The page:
Air Force Simulation Sees A.I.-Enabled Drone Turn on U.S. Military, ‘Kill’ Operator

UNSPECIFIED, UNSPECIFIED - JANUARY 07: A U.S. Air Force MQ-1B Predator unmanned aerial vehicle (UAV), carrying a Hellfire air-to-surface missile lands at a secret air base in the Persian Gulf region on January 7, 2016. The U.S. military and coalition forces use the base, located in an undisclosed location, to …
John Moore/Getty Images

An experimental simulation of a weaponised A.I. drone saw the machine turn against the U.S. military, killing its operator.

The simulation saw a virtual drone piloted by Artificial Intelligence launch a strike against its own operator due to the A.I.’s perception the human being was preventing it from completing its objective. When the A.I. weapons system in the simulation was reprogrammed to prevent it killing its human operator, it just learnt to kill the operator’s ability to function instead, so it could still achieve its mission goals.

Conducted by the U.S. Air Force, the test had the result of demonstrating the potential dangers of weaponised A.I. platforms, with it being difficult to provide such an artificial intelligence with any individual task without inadvertently providing it with perverse incentives.

According to a Fox News report on a digest of the simulation event by the Royal Aeronautical Society, Air Force personnel reportedly gave the virtual drone an instruction to seek out and destroy Surface-to-Air Missile (SAM) sites.

A safety layer was baked into the killing system by giving the A.I.-controlled drone a human operator, whose job it was to give the final say as to whether or not it could strike any particular SAM target.

However, instead of merely listening to its human operator, the A.I. soon figured out that the human controlling it would occasionally refuse it permission to strike certain targets, something it perceived as interfering with its overall goal of destroying SAM batteries.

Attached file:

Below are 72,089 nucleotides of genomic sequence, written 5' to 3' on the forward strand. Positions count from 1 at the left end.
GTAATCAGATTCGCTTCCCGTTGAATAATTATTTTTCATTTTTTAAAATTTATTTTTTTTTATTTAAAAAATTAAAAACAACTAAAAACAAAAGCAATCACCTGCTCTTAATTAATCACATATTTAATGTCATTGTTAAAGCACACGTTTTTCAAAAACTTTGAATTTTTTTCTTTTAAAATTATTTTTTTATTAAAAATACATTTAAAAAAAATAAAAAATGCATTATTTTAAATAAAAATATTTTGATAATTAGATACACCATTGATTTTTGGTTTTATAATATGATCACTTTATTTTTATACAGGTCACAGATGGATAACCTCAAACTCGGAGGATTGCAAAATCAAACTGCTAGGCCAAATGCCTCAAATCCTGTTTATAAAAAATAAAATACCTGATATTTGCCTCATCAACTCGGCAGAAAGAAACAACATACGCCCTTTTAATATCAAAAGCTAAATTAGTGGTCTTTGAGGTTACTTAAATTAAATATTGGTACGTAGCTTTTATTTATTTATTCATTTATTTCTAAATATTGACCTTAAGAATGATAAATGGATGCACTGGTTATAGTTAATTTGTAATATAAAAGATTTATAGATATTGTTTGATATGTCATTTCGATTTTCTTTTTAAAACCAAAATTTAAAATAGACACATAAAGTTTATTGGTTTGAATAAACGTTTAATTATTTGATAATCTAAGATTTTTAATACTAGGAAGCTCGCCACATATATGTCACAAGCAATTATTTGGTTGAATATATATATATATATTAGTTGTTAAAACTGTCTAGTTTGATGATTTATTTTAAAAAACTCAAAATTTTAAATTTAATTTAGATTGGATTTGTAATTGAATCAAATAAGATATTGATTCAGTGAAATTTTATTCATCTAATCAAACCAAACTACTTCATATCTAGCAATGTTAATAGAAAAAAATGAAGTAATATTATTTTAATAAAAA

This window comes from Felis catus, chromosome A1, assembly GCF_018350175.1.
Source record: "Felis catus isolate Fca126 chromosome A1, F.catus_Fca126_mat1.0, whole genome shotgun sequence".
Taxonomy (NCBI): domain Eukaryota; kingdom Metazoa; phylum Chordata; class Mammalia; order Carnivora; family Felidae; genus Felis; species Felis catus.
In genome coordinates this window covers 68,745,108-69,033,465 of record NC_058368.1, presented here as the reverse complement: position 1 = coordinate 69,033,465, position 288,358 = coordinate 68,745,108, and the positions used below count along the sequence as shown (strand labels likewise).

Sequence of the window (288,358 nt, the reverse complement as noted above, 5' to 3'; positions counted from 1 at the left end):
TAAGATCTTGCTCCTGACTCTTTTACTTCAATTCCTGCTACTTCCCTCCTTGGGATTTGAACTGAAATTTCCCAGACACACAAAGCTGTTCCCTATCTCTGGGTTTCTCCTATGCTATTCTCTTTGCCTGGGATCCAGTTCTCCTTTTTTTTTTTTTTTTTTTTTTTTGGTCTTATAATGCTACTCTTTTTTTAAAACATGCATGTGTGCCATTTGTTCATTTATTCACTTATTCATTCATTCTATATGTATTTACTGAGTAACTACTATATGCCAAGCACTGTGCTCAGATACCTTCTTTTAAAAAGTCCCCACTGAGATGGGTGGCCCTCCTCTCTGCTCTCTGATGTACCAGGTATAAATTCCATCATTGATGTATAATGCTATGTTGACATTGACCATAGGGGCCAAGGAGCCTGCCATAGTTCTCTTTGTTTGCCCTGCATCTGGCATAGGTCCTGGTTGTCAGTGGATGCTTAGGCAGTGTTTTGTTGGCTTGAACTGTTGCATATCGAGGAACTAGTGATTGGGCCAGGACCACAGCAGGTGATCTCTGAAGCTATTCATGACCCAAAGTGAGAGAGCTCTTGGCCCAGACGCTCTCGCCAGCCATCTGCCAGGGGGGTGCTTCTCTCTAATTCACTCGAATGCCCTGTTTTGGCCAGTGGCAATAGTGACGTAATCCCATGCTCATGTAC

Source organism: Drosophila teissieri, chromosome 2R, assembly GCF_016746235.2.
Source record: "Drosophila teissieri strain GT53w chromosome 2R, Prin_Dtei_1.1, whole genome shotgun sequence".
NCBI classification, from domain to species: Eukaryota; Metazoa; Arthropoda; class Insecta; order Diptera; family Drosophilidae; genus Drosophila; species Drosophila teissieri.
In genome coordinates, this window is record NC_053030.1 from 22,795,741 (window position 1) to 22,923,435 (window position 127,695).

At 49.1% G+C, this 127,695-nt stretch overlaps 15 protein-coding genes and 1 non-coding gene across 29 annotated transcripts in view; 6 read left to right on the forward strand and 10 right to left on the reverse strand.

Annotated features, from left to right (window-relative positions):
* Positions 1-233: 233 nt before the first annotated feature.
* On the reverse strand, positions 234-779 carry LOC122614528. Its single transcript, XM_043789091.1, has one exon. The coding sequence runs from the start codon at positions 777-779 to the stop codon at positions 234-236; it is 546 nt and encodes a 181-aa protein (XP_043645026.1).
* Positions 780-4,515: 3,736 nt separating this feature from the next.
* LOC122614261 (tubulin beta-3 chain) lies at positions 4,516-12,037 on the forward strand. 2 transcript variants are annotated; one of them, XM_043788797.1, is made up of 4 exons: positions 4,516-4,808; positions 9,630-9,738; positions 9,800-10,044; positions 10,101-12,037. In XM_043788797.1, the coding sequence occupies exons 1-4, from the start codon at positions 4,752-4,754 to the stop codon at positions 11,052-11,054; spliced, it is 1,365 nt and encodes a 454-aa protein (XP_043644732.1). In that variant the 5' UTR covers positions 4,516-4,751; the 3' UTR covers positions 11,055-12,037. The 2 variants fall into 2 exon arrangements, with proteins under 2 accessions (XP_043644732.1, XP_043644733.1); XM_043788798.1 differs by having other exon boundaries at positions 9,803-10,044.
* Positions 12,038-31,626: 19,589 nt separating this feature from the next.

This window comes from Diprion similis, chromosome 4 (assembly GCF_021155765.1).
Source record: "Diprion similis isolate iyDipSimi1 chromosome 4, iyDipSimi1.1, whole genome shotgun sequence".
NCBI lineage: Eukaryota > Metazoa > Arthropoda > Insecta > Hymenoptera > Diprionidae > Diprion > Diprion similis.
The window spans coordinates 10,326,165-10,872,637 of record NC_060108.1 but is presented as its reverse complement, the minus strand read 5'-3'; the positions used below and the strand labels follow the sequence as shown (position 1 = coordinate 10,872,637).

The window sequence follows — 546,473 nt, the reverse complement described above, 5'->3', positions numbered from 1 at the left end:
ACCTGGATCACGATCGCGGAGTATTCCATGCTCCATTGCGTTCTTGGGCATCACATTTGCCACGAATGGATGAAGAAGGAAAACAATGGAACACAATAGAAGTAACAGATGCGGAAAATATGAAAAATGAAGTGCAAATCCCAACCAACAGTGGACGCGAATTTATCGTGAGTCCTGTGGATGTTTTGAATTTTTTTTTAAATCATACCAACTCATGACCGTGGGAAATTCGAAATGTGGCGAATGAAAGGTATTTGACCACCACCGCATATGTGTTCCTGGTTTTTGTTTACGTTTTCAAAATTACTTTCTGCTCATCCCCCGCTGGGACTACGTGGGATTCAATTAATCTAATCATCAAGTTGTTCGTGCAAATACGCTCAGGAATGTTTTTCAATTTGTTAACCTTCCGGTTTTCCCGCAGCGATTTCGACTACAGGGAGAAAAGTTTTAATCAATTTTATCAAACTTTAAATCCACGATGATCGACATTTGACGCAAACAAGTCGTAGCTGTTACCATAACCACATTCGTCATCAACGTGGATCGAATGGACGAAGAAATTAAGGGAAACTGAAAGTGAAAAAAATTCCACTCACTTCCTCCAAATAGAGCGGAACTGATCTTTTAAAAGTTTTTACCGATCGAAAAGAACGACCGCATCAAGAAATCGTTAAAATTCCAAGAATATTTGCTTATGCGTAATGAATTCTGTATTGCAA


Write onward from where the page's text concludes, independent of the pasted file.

As a result, the drone opted to turn on its military operator, launching a virtual airstrike against the human, ‘killing’ him.

“The system started realizing that while they did identify the threat at times, the operator would tell it not to kill that threat, but it got its points by killing that threat,” U.S. Air Force Colonel Tucker “Cinco” Hamilton, who serves as chief of A.I. test and operations, explained.

“So, what did it do? It killed the operator,” he continued. “It killed the operator because that person was keeping it from accomplishing its objective.”

To make matters worse, an attempt to get around the problem by hardcoding a rule forbidding the A.I. from killing its operator also failed.

“We trained the system – ‘Hey don’t kill the operator – that’s bad,” Colonel Hamilton said. “So what does it start doing? It starts destroying the communication tower that the operator uses to communicate with the drone to stop it from killing the target.”

“You can’t have a conversation about artificial intelligence, intelligence, machine learning, autonomy if you’re not going to talk about ethics and AI,” he went on to say.

Follow Peter Caddle on Twitter: @Peter_Caddle
Follow Breitbart London on Facebook: Breitbart London


Please let us know if you're having issues with commenting.